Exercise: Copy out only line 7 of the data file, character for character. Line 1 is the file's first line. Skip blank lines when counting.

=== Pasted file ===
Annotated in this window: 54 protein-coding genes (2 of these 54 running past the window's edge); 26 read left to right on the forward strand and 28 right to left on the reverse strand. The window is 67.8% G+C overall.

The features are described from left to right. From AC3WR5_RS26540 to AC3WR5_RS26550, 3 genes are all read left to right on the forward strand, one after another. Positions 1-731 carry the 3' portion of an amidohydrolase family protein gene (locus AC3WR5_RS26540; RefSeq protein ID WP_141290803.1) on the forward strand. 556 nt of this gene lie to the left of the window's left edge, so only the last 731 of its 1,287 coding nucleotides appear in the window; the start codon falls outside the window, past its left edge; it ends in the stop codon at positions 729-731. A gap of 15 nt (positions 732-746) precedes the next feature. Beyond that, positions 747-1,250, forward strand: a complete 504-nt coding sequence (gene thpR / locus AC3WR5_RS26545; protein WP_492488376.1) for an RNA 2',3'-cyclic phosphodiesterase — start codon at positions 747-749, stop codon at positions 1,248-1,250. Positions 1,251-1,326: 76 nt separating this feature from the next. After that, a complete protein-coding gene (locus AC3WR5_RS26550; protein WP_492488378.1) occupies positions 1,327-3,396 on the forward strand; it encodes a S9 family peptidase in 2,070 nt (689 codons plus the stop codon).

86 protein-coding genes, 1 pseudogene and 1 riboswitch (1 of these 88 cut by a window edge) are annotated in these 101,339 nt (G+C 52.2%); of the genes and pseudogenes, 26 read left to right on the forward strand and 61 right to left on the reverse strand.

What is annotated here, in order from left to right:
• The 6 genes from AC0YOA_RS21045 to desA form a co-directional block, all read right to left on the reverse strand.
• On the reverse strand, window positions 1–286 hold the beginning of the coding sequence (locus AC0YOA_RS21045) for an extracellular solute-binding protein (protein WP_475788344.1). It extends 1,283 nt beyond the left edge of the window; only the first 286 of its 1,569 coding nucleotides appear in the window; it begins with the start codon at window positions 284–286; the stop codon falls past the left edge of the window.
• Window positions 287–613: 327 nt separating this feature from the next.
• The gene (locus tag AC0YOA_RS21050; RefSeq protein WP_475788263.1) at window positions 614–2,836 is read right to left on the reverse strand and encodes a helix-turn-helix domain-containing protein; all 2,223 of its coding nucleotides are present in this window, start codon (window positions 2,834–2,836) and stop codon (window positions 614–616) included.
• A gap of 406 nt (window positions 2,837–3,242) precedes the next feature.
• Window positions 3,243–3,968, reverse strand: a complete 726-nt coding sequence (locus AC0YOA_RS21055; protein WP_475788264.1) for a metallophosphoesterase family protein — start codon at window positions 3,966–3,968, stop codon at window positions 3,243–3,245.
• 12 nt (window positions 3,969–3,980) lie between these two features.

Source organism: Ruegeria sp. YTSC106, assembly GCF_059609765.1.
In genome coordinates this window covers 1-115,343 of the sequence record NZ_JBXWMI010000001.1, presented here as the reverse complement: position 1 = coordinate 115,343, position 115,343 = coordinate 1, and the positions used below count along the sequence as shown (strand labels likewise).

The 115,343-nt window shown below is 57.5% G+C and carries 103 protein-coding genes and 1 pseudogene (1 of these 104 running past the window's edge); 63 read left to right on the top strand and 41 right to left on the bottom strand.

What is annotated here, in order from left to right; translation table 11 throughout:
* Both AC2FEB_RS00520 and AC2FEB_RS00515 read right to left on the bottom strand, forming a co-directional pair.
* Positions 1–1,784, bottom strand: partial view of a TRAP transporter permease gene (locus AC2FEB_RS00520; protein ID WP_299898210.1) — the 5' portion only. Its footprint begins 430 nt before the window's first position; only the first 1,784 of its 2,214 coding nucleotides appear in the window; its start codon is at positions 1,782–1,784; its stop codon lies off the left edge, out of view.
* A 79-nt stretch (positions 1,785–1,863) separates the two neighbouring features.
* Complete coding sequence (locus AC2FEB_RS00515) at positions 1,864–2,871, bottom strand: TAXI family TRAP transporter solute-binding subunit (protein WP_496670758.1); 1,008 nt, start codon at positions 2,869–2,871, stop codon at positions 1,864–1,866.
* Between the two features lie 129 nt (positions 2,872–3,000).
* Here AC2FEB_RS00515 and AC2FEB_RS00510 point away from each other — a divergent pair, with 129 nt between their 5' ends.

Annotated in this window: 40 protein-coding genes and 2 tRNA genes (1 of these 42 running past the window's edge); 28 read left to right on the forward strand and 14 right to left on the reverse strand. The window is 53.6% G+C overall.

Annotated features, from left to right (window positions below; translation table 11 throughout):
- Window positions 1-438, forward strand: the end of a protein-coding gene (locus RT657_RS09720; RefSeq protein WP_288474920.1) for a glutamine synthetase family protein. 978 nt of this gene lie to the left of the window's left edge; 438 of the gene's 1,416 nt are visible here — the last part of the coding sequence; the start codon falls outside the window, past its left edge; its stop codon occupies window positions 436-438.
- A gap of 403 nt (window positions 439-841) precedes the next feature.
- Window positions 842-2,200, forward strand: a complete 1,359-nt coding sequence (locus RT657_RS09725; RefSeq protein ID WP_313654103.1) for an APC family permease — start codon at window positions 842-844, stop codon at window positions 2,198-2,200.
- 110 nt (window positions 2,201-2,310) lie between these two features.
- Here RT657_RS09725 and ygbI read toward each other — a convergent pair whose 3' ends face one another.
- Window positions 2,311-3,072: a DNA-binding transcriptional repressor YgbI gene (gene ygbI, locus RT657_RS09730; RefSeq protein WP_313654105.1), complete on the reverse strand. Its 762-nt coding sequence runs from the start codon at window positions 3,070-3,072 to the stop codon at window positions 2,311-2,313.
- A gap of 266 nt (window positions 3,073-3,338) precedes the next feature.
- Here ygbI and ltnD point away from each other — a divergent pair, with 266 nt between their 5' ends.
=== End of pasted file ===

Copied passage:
• Window positions 287–613: 327 nt separating this feature from the next.